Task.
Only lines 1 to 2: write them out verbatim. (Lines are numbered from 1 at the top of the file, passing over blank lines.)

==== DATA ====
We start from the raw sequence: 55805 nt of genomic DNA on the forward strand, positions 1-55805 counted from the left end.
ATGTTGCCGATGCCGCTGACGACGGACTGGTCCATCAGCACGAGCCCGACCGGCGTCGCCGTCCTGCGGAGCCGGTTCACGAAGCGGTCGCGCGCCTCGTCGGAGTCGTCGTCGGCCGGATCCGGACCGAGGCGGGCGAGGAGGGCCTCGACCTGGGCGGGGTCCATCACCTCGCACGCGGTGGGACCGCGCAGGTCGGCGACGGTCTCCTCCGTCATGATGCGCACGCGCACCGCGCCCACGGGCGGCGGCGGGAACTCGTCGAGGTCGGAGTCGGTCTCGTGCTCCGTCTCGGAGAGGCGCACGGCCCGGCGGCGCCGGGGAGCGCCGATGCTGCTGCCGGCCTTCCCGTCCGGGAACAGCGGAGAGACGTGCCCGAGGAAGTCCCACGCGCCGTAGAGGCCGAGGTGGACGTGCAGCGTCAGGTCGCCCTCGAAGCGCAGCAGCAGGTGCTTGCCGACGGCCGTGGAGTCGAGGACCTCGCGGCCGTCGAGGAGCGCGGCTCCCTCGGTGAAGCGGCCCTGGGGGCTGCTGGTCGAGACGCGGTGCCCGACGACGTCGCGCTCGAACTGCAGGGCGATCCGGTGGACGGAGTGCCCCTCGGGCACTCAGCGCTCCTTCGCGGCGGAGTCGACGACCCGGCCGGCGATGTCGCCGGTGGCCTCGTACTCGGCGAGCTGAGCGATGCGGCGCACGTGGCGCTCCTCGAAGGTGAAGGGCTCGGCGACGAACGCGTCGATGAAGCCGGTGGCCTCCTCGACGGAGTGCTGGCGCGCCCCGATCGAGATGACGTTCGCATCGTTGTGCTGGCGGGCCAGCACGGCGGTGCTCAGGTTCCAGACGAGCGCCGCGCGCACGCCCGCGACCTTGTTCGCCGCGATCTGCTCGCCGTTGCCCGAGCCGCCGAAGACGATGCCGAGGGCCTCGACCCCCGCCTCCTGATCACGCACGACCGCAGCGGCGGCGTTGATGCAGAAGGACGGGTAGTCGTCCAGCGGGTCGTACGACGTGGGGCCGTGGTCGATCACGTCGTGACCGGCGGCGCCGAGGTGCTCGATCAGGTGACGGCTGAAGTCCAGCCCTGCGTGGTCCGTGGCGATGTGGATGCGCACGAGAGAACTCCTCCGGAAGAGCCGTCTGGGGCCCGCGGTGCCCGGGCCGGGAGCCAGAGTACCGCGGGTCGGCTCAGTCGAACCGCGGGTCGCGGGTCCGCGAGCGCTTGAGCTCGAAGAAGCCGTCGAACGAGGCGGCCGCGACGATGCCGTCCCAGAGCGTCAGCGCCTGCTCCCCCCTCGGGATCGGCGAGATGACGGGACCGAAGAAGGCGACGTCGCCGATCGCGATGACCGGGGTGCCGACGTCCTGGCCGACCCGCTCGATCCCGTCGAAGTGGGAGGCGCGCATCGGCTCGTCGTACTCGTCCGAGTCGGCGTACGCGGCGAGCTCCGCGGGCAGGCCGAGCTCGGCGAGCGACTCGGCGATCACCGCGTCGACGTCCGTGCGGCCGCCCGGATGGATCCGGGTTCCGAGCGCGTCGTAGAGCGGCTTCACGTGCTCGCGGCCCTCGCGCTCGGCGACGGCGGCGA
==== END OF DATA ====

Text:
We start from the raw sequence: 55805 nt of genomic DNA on the forward strand, positions 1-55805 counted from the left end.
ATGTTGCCGATGCCGCTGACGACGGACTGGTCCATCAGCACGAGCCCGACCGGCGTCGCCGTCCTGCGGAGCCGGTTCACGAAGCGGTCGCGCGCCTCGTCGGAGTCGTCGTCGGCCGGATCCGGACCGAGGCGGGCGAGGAGGGCCTCGACCTGGGCGGGGTCCATCACCTCGCACGCGGTGGGACCGCGCAGGTCGGCGACGGTCTCCTCCGTCATGATGCGCACGCGCACCGCGCCCACGGGCGGCGGCGGGAACTCGTCGAGGTCGGAGTCGGTCTCGTGCTCCGTCTCGGAGAGGCGCACGGCCCGGCGGCGCCGGGGAGCGCCGATGCTGCTGCCGGCCTTCCCGTCCGGGAACAGCGGAGAGACGTGCCCGAGGAAGTCCCACGCGCCGTAGAGGCCGAGGTGGACGTGCAGCGTCAGGTCGCCCTCGAAGCGCAGCAGCAGGTGCTTGCCGACGGCCGTGGAGTCGAGGACCTCGCGGCCGTCGAGGAGCGCGGCTCCCTCGGTGAAGCGGCCCTGGGGGCTGCTGGTCGAGACGCGGTGCCCGACGACGTCGCGCTCGAACTGCAGGGCGATCCGGTGGACGGAGTGCCCCTCGGGCACTCAGCGCTCCTTCGCGGCGGAGTCGACGACCCGGCCGGCGATGTCGCCGGTGGCCTCGTACTCGGCGAGCTGAGCGATGCGGCGCACGTGGCGCTCCTCGAAGGTGAAGGGCTCGGCGACGAACGCGTCGATGAAGCCGGTGGCCTCCTCGACGGAGTGCTGGCGCGCCCCGATCGAGATGACGTTCGCATCGTTGTGCTGGCGGGCCAGCACGGCGGTGCTCAGGTTCCAGACGAGCGCCGCGCGCACGCCCGCGACCTTGTTCGCCGCGATCTGCTCGCCGTTGCCCGAGCCGCCGAAGACGATGCCGAGGGCCTCGACCCCCGCCTCCTGATCACGCACGACCGCAGCGGCGGCGTTGATGCAGAAGGACGGGTAGTCGTCCAGCGGGTCGTACGACGTGGGGCCGTGGTCGATCACGTCGTGACCGGCGGCGCCGAGGTGCTCGATCAGGTGACGGCTGAAGTCCAGCCCTGCGTGGTCCGTGGCGATGTGGATGCGCACGAGAGAACTCCTCCGGAAGAGCCGTCTGGGGCCCGCGGTGCCCGGGCCGGGAGCCAGAGTACCGCGGGTCGGCTCAGTCGAACCGCGGGTCGCGGGTCCGCGAGCGCTTGAGCTCGAAGAAGCCGTCGAACGAGGCGGCCGCGACGATGCCGTCCCAGAGCGTCAGCGCCTGCTCCCCCCTCGGGATCGGCGAGATGACGGGACCGAAGAAGGCGACGTCGCCGATCGCGATGACCGGGGTGCCGACGTCCTGGCCGACCCGCTCGATCCCGTCGAAGTGGGAGGCGCGCATCGGCTCGTCGTACTCGTCCGAGTCGGCGTACGCGGCGAGCTCCGCGGGCAGGCCGAGCTCGGCGAGCGACTCGGCGATCACCGCGTCGACGTCCGTGCGGCCGCCCGGATGGATCCGGGTTCCGAGCGCGTCGTAGAGCGGCTTCACGTGCTCGCGGCCCTCGCGCTCGGCGACGGCGGCGA